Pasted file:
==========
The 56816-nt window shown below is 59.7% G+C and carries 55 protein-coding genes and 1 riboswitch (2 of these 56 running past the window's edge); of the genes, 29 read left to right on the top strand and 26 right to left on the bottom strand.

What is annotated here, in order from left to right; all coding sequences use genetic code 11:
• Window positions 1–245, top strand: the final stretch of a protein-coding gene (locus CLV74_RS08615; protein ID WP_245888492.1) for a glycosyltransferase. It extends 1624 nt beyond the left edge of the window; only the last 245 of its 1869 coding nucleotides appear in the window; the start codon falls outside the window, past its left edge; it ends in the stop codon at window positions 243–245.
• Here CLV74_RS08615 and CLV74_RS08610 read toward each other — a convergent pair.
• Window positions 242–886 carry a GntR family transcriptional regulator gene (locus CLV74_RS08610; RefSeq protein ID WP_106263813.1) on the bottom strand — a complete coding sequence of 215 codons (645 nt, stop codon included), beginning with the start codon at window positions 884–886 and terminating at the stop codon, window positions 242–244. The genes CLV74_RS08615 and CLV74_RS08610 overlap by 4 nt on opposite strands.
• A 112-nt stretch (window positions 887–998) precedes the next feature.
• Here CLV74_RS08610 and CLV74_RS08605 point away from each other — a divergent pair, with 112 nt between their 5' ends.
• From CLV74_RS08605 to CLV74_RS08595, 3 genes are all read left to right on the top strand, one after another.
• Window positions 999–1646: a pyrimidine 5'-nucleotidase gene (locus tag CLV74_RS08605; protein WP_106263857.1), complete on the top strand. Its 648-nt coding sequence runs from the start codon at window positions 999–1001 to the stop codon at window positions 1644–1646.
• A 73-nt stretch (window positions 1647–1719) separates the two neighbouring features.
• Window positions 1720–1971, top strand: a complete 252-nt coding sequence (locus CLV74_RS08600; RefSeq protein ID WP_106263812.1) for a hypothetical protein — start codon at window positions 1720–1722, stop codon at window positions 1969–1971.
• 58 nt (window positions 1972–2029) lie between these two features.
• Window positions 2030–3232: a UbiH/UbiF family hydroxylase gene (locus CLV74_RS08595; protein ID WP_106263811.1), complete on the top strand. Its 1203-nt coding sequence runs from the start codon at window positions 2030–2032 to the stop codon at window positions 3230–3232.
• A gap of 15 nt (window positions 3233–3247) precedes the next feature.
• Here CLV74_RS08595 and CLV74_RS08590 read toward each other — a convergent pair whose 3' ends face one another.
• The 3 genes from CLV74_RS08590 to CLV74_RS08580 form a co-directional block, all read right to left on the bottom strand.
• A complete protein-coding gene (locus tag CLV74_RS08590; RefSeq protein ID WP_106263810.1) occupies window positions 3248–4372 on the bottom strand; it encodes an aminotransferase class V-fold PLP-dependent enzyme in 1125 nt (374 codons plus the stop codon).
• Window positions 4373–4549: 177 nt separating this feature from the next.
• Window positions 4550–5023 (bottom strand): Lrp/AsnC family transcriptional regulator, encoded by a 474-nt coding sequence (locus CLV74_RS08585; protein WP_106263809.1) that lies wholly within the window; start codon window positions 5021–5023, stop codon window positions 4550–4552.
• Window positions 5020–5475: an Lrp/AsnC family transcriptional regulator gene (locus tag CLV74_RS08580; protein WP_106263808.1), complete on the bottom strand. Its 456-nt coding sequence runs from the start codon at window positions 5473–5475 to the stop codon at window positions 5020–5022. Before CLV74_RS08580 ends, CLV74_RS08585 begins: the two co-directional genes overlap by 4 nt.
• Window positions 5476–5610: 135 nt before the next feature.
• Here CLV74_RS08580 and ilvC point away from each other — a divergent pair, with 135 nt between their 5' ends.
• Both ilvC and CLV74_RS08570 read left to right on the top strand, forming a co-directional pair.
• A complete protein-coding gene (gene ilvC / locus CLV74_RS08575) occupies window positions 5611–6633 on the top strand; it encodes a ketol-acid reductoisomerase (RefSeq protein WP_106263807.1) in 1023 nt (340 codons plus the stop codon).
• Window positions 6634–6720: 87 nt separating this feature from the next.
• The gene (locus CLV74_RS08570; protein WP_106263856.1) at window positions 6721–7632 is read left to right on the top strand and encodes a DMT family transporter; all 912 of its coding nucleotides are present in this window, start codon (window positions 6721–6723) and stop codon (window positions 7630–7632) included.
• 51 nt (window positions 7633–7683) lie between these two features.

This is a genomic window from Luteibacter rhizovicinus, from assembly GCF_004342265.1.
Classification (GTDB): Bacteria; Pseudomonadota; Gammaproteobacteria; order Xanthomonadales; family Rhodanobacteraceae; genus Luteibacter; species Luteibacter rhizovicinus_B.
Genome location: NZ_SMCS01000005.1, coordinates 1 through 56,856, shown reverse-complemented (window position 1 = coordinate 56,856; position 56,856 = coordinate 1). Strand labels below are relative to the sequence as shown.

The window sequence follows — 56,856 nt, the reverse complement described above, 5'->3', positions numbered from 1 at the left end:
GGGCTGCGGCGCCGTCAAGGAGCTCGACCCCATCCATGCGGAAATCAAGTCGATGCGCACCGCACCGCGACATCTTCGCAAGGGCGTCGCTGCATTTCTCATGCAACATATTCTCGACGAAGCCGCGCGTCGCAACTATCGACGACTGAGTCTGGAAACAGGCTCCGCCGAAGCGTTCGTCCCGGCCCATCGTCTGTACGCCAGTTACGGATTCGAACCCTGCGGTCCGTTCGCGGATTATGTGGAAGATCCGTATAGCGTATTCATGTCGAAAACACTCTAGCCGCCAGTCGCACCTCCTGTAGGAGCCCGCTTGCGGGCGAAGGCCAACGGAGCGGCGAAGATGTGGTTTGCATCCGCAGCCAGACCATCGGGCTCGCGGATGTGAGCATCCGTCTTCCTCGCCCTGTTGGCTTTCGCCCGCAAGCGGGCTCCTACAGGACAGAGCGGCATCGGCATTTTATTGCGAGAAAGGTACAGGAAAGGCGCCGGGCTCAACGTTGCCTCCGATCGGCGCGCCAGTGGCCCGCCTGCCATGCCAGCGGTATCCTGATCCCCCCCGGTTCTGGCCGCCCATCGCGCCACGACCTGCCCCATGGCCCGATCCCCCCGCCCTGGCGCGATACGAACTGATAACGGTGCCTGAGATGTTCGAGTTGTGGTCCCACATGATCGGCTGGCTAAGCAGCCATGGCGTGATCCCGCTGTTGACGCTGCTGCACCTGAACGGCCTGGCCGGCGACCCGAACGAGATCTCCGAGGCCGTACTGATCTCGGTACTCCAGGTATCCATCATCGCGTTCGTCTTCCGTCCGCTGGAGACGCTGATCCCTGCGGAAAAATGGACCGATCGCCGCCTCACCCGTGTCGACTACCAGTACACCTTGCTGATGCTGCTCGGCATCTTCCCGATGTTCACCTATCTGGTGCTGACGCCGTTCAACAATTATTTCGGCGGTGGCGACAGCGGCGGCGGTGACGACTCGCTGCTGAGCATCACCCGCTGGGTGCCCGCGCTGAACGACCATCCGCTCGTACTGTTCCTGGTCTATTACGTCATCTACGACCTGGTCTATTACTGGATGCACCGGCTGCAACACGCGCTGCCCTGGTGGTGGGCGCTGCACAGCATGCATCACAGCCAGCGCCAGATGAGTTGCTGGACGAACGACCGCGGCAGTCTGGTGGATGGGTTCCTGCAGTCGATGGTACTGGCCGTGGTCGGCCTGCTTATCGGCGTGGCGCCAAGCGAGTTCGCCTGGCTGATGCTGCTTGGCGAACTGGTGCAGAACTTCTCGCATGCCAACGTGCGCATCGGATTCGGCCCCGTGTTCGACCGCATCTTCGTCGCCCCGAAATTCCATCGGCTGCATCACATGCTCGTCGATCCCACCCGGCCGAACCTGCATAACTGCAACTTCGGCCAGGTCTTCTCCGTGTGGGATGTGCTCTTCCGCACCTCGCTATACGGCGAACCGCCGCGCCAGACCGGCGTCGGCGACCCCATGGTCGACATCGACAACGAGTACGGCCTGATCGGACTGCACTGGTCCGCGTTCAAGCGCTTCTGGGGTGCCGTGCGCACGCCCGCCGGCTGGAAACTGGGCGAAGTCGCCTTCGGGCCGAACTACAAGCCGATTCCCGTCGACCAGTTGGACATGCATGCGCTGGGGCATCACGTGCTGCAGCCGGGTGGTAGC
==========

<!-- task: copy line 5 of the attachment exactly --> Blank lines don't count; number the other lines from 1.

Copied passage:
• Window positions 242–886 carry a GntR family transcriptional regulator gene (locus CLV74_RS08610; RefSeq protein ID WP_106263813.1) on the bottom strand — a complete coding sequence of 215 codons (645 nt, stop codon included), beginning with the start codon at window positions 884–886 and terminating at the stop codon, window positions 242–244. The genes CLV74_RS08615 and CLV74_RS08610 overlap by 4 nt on opposite strands.